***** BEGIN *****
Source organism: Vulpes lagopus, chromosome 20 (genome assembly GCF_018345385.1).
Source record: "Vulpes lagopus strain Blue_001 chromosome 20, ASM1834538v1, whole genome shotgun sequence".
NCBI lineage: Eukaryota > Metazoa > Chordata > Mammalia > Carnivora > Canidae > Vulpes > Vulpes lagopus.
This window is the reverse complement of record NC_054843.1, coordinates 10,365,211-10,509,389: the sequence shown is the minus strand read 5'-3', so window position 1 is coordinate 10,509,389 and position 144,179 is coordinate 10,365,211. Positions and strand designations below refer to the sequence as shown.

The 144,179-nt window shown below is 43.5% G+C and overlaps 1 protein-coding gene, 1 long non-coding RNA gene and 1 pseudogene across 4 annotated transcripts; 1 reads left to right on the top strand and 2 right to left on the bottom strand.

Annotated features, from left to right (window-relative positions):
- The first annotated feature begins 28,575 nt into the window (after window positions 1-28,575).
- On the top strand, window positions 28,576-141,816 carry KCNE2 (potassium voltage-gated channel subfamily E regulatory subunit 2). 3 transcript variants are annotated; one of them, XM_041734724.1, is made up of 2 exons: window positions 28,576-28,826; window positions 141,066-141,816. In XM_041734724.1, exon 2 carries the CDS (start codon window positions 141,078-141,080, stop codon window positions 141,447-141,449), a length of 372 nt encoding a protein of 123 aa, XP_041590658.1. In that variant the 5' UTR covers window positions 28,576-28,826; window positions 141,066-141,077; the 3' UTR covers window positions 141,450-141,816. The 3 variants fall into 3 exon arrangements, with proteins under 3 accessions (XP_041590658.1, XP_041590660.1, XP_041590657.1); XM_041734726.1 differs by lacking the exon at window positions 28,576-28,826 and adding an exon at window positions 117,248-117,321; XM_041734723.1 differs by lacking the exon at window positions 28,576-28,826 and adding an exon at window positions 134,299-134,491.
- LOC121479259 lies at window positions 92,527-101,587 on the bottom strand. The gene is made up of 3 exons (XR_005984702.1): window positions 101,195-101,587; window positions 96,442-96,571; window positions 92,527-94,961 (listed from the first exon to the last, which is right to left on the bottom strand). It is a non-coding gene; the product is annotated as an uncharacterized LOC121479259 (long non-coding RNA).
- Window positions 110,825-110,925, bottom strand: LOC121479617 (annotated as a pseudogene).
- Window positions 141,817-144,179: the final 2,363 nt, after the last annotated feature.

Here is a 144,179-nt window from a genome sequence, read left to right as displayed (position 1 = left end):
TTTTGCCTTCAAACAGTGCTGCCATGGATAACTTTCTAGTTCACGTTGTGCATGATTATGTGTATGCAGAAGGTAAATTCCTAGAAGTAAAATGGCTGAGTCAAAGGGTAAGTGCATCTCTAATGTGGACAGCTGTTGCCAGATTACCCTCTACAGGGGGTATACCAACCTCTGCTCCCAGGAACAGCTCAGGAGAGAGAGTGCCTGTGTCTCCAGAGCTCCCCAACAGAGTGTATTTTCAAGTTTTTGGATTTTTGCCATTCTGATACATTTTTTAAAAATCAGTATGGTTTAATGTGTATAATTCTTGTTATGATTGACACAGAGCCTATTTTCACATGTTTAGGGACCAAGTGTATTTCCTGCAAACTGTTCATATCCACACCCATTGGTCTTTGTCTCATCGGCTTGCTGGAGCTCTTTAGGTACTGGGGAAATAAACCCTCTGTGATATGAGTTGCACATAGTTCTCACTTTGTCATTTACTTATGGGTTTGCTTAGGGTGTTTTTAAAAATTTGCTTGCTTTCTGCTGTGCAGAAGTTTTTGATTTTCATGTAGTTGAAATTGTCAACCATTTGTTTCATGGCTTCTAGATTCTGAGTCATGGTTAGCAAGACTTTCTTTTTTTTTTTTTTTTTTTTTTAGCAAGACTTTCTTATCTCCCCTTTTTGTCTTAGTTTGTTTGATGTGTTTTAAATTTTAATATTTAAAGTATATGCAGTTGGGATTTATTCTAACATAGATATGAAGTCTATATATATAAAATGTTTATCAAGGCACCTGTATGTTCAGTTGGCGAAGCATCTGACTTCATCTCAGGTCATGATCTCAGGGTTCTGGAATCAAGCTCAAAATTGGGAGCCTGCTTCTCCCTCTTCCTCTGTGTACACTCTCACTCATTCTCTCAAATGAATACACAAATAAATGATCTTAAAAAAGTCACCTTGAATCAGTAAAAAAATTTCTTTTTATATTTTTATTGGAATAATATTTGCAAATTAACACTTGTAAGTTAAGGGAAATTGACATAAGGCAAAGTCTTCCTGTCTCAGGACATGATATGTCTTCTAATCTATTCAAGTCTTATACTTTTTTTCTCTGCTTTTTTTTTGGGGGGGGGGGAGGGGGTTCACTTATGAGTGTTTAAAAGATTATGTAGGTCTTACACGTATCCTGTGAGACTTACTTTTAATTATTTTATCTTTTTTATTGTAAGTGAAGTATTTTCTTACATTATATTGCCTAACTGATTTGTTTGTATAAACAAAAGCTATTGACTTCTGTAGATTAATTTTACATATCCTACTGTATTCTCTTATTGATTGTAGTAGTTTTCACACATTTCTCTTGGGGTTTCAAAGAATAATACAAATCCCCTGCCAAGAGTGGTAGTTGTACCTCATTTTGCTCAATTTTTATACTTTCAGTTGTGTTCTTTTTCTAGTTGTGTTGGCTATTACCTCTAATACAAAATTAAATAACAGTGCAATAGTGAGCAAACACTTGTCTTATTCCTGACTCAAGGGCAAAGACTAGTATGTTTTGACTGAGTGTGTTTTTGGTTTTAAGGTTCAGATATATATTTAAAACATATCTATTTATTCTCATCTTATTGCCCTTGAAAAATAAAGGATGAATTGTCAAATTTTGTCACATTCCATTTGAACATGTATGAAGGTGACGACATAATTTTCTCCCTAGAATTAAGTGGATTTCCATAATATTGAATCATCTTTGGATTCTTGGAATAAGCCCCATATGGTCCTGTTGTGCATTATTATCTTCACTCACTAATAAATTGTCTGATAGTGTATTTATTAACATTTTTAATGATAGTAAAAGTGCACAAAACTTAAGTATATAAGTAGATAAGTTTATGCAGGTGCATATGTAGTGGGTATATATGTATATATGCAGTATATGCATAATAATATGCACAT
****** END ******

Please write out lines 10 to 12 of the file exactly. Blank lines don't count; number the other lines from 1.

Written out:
- Window positions 110,825-110,925, bottom strand: LOC121479617 (annotated as a pseudogene).
- Window positions 141,817-144,179: the final 2,363 nt, after the last annotated feature.

Here is a 144,179-nt window from a genome sequence, read left to right as displayed (position 1 = left end):